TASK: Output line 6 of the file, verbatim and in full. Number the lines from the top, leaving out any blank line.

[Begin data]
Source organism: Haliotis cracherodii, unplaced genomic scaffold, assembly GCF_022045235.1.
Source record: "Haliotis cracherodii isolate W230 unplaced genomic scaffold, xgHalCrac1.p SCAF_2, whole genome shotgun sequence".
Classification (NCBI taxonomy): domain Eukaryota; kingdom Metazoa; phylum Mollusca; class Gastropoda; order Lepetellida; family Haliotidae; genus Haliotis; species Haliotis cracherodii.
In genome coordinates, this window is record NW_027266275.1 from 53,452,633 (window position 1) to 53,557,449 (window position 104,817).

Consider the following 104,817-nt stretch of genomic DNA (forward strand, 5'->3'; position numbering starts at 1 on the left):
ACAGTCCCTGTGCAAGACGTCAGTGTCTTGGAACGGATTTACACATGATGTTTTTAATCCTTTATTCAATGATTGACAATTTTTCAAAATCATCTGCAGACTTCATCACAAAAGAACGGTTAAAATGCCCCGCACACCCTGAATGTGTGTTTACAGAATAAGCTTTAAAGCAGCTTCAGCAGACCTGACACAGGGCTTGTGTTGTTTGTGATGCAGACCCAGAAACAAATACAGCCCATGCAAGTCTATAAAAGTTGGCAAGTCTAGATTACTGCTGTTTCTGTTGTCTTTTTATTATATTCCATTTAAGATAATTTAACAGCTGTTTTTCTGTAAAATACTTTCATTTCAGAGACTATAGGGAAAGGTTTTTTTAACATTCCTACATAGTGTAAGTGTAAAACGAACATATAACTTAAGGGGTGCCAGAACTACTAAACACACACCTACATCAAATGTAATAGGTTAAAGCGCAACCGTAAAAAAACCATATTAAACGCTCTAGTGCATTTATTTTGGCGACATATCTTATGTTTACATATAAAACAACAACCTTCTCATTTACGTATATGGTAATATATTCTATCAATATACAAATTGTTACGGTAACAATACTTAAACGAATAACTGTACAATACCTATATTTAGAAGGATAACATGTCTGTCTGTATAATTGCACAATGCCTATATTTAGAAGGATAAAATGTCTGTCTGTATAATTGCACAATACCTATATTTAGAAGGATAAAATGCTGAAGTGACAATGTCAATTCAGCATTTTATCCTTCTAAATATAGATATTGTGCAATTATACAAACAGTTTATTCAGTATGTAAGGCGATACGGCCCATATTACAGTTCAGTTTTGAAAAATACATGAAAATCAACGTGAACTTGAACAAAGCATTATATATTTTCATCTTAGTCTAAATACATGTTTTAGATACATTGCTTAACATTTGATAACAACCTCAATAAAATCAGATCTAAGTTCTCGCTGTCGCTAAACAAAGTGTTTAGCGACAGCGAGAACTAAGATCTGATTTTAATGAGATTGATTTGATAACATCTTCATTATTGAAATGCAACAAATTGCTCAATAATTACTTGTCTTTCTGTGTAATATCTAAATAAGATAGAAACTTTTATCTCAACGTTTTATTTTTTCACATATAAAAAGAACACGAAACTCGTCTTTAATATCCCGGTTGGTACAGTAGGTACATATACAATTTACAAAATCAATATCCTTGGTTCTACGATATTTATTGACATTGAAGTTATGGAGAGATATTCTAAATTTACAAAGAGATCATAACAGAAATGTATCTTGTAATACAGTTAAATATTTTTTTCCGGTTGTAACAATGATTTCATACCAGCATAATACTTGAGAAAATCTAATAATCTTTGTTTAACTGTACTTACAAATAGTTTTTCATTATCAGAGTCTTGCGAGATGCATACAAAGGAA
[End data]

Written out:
ACAGTCCCTGTGCAAGACGTCAGTGTCTTGGAACGGATTTACACATGATGTTTTTAATCCTTTATTCAATGATTGACAATTTTTCAAAATCATCTGCAGACTTCATCACAAAAGAACGGTTAAAATGCCCCGCACACCCTGAATGTGTGTTTACAGAATAAGCTTTAAAGCAGCTTCAGCAGACCTGACACAGGGCTTGTGTTGTTTGTGATGCAGACCCAGAAACAAATACAGCCCATGCAAGTCTATAAAAGTTGGCAAGTCTAGATTACTGCTGTTTCTGTTGTCTTTTTATTATATTCCATTTAAGATAATTTAACAGCTGTTTTTCTGTAAAATACTTTCATTTCAGAGACTATAGGGAAAGGTTTTTTTAACATTCCTACATAGTGTAAGTGTAAAACGAACATATAACTTAAGGGGTGCCAGAACTACTAAACACACACCTACATCAAATGTAATAGGTTAAAGCGCAACCGTAAAAAAACCATATTAAACGCTCTAGTGCATTTATTTTGGCGACATATCTTATGTTTACATATAAAACAACAACCTTCTCATTTACGTATATGGTAATATATTCTATCAATATACAAATTGTTACGGTAACAATACTTAAACGAATAACTGTACAATACCTATATTTAGAAGGATAACATGTCTGTCTGTATAATTGCACAATGCCTATATTTAGAAGGATAAAATGTCTGTCTGTATAATTGCACAATACCTATATTTAGAAGGATAAAATGCTGAAGTGACAATGTCAATTCAGCATTTTATCCTTCTAAATATAGATATTGTGCAATTATACAAACAGTTTATTCAGTATGTAAGGCGATACGGCCCATATTACAGTTCAGTTTTGAAAAATACATGAAAATCAACGTGAACTTGAACAAAGCATTATATATTTTCATCTTAGTCTAAATACATGTTTTAGATACATTGCTTAACATTTGATAACAACCTCAATAAAATCAGATCTAAGTTCTCGCTGTCGCTAAACAAAGTGTTTAGCGACAGCGAGAACTAAGATCTGATTTTAATGAGATTGATTTGATAACATCTTCATTATTGAAATGCAACAAATTGCTCAATAATTACTTGTCTTTCTGTGTAATATCTAAATAAGATAGAAACTTTTATCTCAACGTTTTATTTTTTCACATATAAAAAGAACACGAAACTCGTCTTTAATATCCCGGTTGGTACAGTAGGTACATATACAATTTACAAAATCAATATCCTTGGTTCTACGATATTTATTGACATTGAAGTTATGGAGAGATATTCTAAATTTACAAAGAGATCATAACAGAAATGTATCTTGTAATACAGTTAAATATTTTTTTCCGGTTGTAACAATGATTTCATACCAGCATAATACTTGAGAAAATCTAATAATCTTTGTTTAACTGTACTTACAAATAGTTTTTCATTATCAGAGTCTTGCGAGATGCATACAAAGGAA